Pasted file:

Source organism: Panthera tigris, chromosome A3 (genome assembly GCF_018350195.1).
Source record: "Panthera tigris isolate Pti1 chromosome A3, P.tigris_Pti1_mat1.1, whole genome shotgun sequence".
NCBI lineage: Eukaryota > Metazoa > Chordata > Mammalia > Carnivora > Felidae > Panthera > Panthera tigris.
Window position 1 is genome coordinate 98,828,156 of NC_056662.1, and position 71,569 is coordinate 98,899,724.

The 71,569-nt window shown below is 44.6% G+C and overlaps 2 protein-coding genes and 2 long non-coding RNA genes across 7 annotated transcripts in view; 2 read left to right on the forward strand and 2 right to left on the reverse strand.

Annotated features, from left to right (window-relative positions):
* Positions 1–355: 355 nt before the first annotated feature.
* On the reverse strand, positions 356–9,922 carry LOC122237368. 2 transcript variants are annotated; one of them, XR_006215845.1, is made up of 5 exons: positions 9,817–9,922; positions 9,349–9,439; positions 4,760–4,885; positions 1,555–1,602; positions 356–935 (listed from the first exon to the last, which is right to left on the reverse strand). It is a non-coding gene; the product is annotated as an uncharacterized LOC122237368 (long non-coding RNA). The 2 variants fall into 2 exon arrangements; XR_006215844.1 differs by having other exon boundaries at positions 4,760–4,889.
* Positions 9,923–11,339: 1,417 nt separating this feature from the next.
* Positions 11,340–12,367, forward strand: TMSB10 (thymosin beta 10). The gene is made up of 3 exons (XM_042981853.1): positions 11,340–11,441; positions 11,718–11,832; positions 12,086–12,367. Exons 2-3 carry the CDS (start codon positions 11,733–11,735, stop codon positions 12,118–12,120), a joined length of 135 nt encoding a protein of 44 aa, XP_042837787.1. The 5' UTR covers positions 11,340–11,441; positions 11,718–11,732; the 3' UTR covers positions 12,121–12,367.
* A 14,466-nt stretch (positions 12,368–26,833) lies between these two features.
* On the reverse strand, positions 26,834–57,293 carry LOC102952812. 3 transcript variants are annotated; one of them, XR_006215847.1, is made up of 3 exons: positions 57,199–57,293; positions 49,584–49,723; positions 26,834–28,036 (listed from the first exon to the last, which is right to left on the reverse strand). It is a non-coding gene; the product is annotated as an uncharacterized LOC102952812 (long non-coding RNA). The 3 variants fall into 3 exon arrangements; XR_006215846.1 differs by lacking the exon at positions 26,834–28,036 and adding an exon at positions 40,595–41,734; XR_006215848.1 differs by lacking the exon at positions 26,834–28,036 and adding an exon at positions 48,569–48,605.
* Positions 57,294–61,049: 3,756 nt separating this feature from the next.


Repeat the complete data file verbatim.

Source organism: Panthera tigris, chromosome A3 (genome assembly GCF_018350195.1).
Source record: "Panthera tigris isolate Pti1 chromosome A3, P.tigris_Pti1_mat1.1, whole genome shotgun sequence".
NCBI lineage: Eukaryota > Metazoa > Chordata > Mammalia > Carnivora > Felidae > Panthera > Panthera tigris.
Window position 1 is genome coordinate 98,828,156 of NC_056662.1, and position 71,569 is coordinate 98,899,724.

The 71,569-nt window shown below is 44.6% G+C and overlaps 2 protein-coding genes and 2 long non-coding RNA genes across 7 annotated transcripts in view; 2 read left to right on the forward strand and 2 right to left on the reverse strand.

Annotated features, from left to right (window-relative positions):
* Positions 1–355: 355 nt before the first annotated feature.
* On the reverse strand, positions 356–9,922 carry LOC122237368. 2 transcript variants are annotated; one of them, XR_006215845.1, is made up of 5 exons: positions 9,817–9,922; positions 9,349–9,439; positions 4,760–4,885; positions 1,555–1,602; positions 356–935 (listed from the first exon to the last, which is right to left on the reverse strand). It is a non-coding gene; the product is annotated as an uncharacterized LOC122237368 (long non-coding RNA). The 2 variants fall into 2 exon arrangements; XR_006215844.1 differs by having other exon boundaries at positions 4,760–4,889.
* Positions 9,923–11,339: 1,417 nt separating this feature from the next.
* Positions 11,340–12,367, forward strand: TMSB10 (thymosin beta 10). The gene is made up of 3 exons (XM_042981853.1): positions 11,340–11,441; positions 11,718–11,832; positions 12,086–12,367. Exons 2-3 carry the CDS (start codon positions 11,733–11,735, stop codon positions 12,118–12,120), a joined length of 135 nt encoding a protein of 44 aa, XP_042837787.1. The 5' UTR covers positions 11,340–11,441; positions 11,718–11,732; the 3' UTR covers positions 12,121–12,367.
* A 14,466-nt stretch (positions 12,368–26,833) lies between these two features.
* On the reverse strand, positions 26,834–57,293 carry LOC102952812. 3 transcript variants are annotated; one of them, XR_006215847.1, is made up of 3 exons: positions 57,199–57,293; positions 49,584–49,723; positions 26,834–28,036 (listed from the first exon to the last, which is right to left on the reverse strand). It is a non-coding gene; the product is annotated as an uncharacterized LOC102952812 (long non-coding RNA). The 3 variants fall into 3 exon arrangements; XR_006215846.1 differs by lacking the exon at positions 26,834–28,036 and adding an exon at positions 40,595–41,734; XR_006215848.1 differs by lacking the exon at positions 26,834–28,036 and adding an exon at positions 48,569–48,605.
* Positions 57,294–61,049: 3,756 nt separating this feature from the next.